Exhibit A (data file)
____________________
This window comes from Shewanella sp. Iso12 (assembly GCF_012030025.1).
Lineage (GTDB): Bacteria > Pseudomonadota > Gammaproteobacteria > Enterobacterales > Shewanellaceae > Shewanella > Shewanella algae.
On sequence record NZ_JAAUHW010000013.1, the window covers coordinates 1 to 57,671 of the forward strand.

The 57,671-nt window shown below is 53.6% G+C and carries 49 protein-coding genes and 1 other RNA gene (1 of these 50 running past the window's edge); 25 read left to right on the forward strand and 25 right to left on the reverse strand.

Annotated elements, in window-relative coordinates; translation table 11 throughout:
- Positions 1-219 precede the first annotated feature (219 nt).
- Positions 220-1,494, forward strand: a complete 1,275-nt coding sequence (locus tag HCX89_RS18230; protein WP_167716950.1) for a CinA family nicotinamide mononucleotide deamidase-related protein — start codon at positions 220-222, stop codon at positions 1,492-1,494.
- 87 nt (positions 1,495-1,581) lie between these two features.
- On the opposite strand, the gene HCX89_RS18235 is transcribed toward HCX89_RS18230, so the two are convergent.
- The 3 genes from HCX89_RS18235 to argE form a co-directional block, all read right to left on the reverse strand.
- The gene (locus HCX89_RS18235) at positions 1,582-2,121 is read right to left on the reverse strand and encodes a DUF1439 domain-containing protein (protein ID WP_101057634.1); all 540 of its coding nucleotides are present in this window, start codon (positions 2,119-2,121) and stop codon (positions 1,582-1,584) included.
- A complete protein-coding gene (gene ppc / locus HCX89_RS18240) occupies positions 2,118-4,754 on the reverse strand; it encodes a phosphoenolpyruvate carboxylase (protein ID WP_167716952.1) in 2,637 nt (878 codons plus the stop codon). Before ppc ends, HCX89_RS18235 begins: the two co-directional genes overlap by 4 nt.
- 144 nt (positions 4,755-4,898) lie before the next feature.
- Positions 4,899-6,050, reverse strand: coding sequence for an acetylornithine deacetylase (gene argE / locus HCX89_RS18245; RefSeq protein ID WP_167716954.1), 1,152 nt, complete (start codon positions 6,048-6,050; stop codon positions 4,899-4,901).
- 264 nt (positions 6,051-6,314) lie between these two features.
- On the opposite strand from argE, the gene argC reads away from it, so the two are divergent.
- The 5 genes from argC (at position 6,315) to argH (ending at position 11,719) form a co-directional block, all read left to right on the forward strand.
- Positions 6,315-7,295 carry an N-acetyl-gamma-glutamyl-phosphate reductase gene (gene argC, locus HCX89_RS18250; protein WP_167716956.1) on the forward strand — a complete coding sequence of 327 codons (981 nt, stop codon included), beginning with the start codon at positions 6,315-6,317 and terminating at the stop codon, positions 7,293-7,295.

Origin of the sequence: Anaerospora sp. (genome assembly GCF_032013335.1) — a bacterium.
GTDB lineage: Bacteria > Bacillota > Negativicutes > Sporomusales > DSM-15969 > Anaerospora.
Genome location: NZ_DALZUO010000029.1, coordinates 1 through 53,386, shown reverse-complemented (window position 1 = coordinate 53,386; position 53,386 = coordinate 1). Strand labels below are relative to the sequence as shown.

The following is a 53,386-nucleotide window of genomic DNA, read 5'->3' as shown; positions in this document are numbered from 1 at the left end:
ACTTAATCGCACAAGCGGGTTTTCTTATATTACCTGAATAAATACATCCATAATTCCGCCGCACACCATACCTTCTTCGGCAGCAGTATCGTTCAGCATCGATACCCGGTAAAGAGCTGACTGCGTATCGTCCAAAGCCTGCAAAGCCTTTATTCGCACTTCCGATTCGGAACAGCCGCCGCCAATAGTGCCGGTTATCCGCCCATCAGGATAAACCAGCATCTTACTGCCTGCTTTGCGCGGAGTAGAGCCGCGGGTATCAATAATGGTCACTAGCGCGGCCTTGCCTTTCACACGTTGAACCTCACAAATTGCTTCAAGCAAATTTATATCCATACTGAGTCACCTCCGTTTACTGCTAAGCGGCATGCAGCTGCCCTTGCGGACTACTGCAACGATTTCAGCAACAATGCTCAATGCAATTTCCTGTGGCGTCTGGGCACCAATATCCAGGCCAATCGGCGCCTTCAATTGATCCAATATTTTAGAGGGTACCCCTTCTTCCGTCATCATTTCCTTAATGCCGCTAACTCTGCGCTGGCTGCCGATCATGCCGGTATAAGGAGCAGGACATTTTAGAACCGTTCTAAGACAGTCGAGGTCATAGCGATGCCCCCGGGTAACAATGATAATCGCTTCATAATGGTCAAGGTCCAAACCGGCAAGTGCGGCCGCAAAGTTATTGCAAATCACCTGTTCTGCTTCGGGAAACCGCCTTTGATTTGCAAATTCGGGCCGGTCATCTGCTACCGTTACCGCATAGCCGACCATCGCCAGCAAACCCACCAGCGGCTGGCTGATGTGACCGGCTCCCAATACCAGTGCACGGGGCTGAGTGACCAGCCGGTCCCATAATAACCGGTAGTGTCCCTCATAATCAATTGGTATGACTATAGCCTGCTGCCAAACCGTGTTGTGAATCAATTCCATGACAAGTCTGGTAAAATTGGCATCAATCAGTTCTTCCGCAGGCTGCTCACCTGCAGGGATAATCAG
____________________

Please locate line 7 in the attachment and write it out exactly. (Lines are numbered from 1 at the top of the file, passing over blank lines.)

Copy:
- Positions 220-1,494, forward strand: a complete 1,275-nt coding sequence (locus tag HCX89_RS18230; protein WP_167716950.1) for a CinA family nicotinamide mononucleotide deamidase-related protein — start codon at positions 220-222, stop codon at positions 1,492-1,494.